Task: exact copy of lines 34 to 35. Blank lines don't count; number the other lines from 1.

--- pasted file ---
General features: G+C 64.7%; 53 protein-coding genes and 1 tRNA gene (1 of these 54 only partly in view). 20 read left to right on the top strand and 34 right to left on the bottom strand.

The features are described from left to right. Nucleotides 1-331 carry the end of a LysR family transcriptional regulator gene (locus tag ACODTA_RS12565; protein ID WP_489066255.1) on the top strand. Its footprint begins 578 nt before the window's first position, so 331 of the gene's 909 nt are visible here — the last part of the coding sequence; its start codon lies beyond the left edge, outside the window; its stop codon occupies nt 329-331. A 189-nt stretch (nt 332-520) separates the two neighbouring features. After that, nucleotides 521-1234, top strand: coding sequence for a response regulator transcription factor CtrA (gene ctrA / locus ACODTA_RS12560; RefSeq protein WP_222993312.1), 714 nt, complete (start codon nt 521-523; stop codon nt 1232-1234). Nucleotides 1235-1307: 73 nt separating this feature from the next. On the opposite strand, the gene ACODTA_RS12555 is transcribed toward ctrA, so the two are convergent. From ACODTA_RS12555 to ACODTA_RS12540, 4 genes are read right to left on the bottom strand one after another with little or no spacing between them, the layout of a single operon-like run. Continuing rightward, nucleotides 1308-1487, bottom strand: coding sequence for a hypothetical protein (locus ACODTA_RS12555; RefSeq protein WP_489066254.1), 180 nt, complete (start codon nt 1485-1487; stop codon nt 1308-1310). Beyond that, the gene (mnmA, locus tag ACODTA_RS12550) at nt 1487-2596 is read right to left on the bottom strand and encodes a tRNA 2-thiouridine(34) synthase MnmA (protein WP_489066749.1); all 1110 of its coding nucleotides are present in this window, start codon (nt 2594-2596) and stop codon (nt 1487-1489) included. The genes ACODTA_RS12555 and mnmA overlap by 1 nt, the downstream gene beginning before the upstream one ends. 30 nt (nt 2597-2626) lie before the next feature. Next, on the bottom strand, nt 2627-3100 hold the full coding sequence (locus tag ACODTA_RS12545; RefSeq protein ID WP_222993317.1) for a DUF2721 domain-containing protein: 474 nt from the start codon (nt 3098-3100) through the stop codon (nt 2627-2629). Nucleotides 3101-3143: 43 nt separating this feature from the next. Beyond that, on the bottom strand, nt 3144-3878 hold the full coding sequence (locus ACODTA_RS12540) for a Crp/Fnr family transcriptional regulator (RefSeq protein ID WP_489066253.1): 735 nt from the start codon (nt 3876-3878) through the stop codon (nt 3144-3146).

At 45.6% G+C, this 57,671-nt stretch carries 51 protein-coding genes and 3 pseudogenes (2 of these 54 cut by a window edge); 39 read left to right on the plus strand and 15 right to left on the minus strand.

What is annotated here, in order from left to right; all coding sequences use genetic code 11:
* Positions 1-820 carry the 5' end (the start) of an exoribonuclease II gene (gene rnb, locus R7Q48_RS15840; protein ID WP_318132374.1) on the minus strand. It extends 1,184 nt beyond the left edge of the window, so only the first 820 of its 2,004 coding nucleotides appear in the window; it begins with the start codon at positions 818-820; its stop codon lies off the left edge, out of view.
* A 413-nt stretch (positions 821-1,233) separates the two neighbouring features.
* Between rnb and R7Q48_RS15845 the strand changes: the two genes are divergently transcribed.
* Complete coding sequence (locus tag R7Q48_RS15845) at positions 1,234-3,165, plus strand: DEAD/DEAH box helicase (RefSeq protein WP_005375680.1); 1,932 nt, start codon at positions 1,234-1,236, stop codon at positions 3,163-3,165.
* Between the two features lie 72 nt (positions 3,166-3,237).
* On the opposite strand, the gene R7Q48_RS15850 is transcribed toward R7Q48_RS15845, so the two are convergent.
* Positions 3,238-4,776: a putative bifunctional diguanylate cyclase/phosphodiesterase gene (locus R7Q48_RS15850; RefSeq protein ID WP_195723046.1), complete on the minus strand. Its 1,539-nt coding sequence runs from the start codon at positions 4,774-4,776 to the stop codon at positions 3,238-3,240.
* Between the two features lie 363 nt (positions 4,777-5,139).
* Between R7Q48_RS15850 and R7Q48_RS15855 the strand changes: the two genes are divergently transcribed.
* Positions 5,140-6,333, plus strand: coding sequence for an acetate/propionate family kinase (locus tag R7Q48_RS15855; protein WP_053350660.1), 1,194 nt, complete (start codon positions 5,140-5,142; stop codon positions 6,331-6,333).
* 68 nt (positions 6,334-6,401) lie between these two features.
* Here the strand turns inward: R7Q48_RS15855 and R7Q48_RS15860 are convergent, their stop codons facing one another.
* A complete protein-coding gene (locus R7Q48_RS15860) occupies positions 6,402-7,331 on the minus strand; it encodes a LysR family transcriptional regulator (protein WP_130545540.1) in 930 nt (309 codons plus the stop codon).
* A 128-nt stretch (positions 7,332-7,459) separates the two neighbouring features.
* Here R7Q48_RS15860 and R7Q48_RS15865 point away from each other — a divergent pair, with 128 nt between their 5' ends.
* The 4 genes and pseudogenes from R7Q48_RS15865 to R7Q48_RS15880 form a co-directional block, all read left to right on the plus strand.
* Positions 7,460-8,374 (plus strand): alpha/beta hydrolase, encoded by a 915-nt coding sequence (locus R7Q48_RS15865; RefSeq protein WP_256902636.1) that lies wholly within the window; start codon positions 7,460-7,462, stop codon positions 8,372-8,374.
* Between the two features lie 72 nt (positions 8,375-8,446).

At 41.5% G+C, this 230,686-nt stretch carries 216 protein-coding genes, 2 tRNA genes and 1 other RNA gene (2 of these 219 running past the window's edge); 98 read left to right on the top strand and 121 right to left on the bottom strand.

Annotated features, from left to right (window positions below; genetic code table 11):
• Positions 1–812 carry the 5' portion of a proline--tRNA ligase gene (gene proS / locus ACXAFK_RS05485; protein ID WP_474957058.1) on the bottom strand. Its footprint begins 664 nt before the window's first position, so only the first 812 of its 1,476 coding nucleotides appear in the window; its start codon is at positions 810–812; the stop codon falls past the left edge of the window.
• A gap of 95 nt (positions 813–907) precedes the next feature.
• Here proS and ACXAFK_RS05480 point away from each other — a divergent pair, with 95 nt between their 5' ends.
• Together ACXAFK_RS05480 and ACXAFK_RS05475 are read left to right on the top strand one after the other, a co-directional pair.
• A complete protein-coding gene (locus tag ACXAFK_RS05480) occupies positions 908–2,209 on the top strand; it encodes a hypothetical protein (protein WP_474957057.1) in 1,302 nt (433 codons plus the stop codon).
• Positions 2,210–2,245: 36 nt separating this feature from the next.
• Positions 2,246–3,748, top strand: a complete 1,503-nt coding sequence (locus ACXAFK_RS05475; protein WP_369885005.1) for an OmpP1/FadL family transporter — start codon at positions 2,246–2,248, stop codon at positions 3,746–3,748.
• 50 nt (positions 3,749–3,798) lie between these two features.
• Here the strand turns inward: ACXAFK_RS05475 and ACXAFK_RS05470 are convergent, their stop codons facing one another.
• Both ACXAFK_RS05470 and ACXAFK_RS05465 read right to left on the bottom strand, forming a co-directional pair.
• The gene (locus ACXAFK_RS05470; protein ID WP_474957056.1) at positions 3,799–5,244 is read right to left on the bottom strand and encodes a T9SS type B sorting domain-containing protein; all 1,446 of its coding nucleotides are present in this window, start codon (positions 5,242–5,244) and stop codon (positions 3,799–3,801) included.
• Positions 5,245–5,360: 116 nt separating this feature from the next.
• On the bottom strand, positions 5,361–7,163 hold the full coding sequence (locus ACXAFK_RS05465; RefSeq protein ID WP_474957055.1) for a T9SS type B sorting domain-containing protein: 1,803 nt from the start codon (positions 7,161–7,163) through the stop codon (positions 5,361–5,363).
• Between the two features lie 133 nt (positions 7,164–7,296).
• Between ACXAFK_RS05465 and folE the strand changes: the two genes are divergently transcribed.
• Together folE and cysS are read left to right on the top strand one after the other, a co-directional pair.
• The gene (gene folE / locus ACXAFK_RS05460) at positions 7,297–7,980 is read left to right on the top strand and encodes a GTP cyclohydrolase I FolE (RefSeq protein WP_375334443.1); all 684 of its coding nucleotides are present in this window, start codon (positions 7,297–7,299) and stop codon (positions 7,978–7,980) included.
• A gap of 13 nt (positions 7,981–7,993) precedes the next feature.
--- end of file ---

• Both ACXAFK_RS05470 and ACXAFK_RS05465 read right to left on the bottom strand, forming a co-directional pair.
• The gene (locus ACXAFK_RS05470; protein ID WP_474957056.1) at positions 3,799–5,244 is read right to left on the bottom strand and encodes a T9SS type B sorting domain-containing protein; all 1,446 of its coding nucleotides are present in this window, start codon (positions 5,242–5,244) and stop codon (positions 3,799–3,801) included.